For example, her team often works with clients who intend to use the restaurant space for activities and entertainment, including private parties and events, but also works in space for DJ booths and stages that could even accommodate small concerts.

“Knowing the type and frequency of intended uses is important, as it lets us design from the start with flexible options such as movable furnishings, which allow for quick changes to the layout without requiring modifications to major architectural and décor elements," she says.

Serfozo agrees, adding that building in flexibility is key. “You want it so that if you do have a private party you can close off the area, but when you don't, you want it to look like one cohesive restaurant," he says.

Bluebird, New York City. (Evan Sung)

4. What the Dining Room Set-Up Will Look Like
The first step is to identify the major zoning divisions, such as a bar area, casual dining area, private dining area, restrooms, etc., says Ahn. “Once these areas are blocked out within the restaurant space, the selection and placement of each type of furniture—and the scale of that furniture—becomes the key to enhancing flexibility," she says.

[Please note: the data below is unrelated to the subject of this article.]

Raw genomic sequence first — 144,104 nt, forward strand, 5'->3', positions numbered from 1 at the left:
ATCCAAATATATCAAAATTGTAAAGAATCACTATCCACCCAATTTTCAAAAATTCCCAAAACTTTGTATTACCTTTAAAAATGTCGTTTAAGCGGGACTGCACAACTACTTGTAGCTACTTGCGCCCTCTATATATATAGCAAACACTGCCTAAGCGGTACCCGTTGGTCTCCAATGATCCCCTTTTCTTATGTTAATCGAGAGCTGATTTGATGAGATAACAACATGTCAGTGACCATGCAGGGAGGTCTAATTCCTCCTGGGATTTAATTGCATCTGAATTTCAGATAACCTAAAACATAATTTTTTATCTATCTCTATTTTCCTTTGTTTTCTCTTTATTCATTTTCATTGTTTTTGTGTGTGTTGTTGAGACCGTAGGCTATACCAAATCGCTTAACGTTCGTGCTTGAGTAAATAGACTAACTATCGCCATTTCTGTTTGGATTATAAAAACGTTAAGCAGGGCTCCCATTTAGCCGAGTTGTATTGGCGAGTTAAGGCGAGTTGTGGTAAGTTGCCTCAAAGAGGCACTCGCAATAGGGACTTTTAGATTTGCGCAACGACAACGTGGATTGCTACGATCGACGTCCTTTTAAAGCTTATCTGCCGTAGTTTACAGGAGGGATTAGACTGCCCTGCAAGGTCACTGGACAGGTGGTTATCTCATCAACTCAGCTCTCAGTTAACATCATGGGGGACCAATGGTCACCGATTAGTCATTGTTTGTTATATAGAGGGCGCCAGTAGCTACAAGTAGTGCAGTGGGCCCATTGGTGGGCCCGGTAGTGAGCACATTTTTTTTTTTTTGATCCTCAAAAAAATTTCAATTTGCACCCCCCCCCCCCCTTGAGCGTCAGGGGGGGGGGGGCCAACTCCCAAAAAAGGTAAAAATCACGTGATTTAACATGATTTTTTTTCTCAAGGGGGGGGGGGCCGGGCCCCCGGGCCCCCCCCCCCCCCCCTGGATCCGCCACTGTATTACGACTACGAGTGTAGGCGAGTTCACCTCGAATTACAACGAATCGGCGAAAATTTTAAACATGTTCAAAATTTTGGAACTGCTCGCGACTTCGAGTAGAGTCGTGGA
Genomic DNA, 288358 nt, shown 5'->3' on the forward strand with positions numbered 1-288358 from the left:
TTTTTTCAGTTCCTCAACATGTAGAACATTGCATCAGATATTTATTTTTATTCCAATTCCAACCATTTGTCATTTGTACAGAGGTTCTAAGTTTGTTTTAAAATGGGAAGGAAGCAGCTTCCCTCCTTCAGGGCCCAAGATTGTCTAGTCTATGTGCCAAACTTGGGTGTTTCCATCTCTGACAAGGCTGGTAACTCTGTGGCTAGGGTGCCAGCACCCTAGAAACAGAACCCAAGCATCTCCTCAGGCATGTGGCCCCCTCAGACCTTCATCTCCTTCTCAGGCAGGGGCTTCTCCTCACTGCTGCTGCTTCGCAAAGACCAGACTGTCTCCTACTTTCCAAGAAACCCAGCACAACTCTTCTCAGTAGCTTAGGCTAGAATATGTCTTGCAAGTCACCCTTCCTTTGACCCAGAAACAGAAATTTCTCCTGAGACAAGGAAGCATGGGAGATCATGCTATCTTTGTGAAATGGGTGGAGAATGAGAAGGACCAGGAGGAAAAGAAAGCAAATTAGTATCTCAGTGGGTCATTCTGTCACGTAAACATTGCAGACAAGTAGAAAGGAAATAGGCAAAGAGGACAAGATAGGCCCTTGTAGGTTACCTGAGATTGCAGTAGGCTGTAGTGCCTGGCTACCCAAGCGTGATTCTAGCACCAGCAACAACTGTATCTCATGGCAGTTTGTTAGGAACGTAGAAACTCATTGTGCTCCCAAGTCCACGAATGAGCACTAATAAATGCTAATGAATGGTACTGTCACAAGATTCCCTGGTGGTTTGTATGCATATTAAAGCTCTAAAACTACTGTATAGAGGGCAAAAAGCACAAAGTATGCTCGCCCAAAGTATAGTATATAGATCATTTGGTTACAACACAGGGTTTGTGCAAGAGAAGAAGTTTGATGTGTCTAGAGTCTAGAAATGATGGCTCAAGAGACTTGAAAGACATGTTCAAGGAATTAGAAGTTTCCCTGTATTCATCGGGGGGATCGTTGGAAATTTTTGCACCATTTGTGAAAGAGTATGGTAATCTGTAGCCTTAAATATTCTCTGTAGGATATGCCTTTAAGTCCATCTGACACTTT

For example, instead of specifying a single large table for a 12-seat communal dining zone, it's usually more effective to incorporate three smaller tables that work equally well when placed together for a big group or pulled apart to accommodate three separate groups of four.

Many restaurants also have distinct areas or mini-rooms within their dining space, says Serfozo. “There's a lot of nice-looking partitions you can use that are portable, including different furniture pieces that allow you to separate the dining areas," he says.

Another popular tip: Using planters or a greenery element to section off an area while creating a unique, aesthetic environment.

5. How to Best Optimize Seating Options
Furniture shouldn't be an afterthought—it's important to consider from your restaurant's inception, says Ahn.

“Thinking about seating and table types from the start, alongside decisions about overall program and major architectural elements, is the only way to integrate seating capacity into an impactful, coherent design vision for the restaurant," she says.

The trend now is to provide guests with a variety of seating options, adds Serfozo, especially if you are catering to people of different generations. Some younger diners may enjoy small bites sitting at the bar, or even standing around a cocktail table, he says, while an older population will appreciate something more comfortable with larger seats.